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HomeCrypto NewsMarketChamber of Digital Commerce Officially Enters Ripple Vs. SEC Lawsuit, Files An Amicus Brief Supporting Ripple

Chamber of Digital Commerce Officially Enters Ripple Vs. SEC Lawsuit, Files An Amicus Brief Supporting Ripple


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Chamber of Digital Commerce Requests to File An Amicus Brief Supporting Ripple in the SEC Lawsuit.

The Chamber of Digital Commerce enters the Ripple Vs. SEC saga by officially filing an amicus brief.

The Chamber of Digital Commerce, the world’s leading blockchain trade organization, requests permission to file an amicus brief in the ongoing Ripple vs. SEC lawsuit. 

According to a request addressed to Judge Analisa Torres, the Chamber of Digital Commerce included copies of its amicus brief motion, memorandum of law, and a declaration from Lilya Tessler, the organization’s amicus brief attorney. 

The Chamber’s Position and Interest in the Matter

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The Chamber of Digital Commerce noted that its interest in filing an Amicus brief in the lawsuit stems from its commitment to promoting the development of digital assets and the blockchain industry. 

While it cannot ascertain whether the sale of XRP constitutes security, the Chamber said it is interested in ensuring that the legal framework for digital assets underlying an investment contract is clear. 

“Maintaining this distinction is critical to developing a predictable legal environment through a technology-neutral precedent, which this Court has the power to do,” the Chamber of Digital Commerce noted. 

The Chamber of Digital Commerce stated that it should be granted leave to file an amicus brief in the lawsuit because of its extensive experience in addressing the application of U.S. securities laws in the blockchain space.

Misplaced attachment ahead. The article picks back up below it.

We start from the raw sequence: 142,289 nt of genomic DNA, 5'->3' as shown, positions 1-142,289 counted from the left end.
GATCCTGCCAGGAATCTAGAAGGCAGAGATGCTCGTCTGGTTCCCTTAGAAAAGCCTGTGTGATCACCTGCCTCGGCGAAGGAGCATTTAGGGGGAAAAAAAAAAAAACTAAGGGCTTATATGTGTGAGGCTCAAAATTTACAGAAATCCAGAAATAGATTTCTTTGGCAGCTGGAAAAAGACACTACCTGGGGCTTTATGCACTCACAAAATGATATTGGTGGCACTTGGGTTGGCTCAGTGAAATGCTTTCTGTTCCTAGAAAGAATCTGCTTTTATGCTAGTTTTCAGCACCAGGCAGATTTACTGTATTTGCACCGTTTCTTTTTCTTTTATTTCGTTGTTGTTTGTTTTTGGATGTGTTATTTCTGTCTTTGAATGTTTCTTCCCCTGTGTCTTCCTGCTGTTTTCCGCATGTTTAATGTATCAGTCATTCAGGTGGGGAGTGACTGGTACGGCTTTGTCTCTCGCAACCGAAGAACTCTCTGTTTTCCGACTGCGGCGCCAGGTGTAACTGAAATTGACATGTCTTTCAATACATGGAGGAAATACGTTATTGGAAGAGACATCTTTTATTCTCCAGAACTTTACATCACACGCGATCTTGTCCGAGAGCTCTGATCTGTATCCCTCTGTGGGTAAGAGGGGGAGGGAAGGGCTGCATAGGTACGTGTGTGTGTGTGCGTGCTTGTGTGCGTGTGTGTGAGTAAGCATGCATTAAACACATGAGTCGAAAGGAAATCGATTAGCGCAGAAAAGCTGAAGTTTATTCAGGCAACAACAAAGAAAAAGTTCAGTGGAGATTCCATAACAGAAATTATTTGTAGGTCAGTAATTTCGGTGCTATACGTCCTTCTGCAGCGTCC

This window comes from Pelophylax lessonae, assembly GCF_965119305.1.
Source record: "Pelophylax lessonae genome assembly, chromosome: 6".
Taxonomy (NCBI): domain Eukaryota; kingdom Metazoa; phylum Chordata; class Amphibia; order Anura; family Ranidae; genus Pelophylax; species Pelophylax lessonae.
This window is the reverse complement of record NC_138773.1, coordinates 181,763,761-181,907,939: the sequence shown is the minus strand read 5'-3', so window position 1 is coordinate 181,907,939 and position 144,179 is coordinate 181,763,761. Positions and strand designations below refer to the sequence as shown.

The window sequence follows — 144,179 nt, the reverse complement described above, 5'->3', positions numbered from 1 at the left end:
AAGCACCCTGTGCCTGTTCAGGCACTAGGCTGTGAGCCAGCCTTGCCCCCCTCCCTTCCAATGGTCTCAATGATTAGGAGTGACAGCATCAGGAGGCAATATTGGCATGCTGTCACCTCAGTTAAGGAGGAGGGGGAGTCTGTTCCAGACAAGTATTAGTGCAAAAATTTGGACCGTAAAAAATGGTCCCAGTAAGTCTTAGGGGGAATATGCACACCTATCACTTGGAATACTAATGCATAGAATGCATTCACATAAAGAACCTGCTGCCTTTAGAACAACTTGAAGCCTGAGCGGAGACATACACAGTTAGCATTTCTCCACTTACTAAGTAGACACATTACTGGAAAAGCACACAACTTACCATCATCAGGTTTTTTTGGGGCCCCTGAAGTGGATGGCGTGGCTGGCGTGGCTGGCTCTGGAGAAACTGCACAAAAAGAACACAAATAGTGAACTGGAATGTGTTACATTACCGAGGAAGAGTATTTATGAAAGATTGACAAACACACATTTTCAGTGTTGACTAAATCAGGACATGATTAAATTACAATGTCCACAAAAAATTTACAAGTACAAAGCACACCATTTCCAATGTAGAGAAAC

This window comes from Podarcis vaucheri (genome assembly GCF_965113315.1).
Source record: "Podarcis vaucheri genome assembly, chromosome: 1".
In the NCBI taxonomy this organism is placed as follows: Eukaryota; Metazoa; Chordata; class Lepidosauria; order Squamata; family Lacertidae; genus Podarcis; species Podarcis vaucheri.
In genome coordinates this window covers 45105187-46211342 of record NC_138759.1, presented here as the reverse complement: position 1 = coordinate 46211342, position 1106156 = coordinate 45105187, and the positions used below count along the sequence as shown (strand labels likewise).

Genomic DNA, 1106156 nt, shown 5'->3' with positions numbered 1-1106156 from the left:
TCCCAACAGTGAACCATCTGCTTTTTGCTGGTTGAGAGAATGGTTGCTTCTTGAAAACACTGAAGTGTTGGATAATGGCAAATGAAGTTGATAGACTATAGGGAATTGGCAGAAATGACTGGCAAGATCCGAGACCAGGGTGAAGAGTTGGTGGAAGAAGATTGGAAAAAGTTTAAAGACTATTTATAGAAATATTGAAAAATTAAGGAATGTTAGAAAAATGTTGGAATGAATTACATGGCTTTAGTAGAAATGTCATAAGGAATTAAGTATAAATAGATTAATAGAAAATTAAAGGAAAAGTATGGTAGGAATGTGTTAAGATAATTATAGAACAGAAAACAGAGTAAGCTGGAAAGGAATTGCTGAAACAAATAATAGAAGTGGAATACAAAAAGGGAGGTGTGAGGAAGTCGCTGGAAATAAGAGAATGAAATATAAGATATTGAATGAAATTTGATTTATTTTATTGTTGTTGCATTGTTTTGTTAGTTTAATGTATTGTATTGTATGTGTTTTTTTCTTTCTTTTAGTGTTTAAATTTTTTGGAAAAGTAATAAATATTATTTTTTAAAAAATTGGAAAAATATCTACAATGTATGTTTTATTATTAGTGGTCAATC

Furthermore, the association said its request should be granted because it has a unique position in the case that it is not affiliated with any of the parties in the suit. 

Notably, the Chamber said its amicus brief would focus on a different perspective from the parties, which is the legal standard of the court’s decision in setting a precedent for the cryptocurrency space since. 

“For the foregoing reasons, the Chamber respectfully requests that this Court grant its motion for leave to file in this case the amicus brief attached as Exhibit A to the accompanying declaration of Lilya Tessler,” the Chamber concluded. 

Meanwhile, the Chamber’s involvement in the lawsuit was first revealed last week following a joint proposal filed by the parties to govern all sealing issues concerning summary judgment. 

Attorney Jeremy Hogan believes that the organization’s position in the case will not be different from what it filed in the Telegram vs. SEC lawsuit, adding that the Chamber will argue that “although the sale of XRP might have been a security, the token is not inherently a security.”   

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Ammara Mubin is a cryptocurrency reporter and trader with vast experience in the industry. Mubin has written several news stories related to the crypto industry, including non-fungible tokens (NFTs), decentralized finance (DeFi), fundraising, mining, etc. Her major focus is covering regulatory events that are capable of shaping the entire crypto ecosystem.

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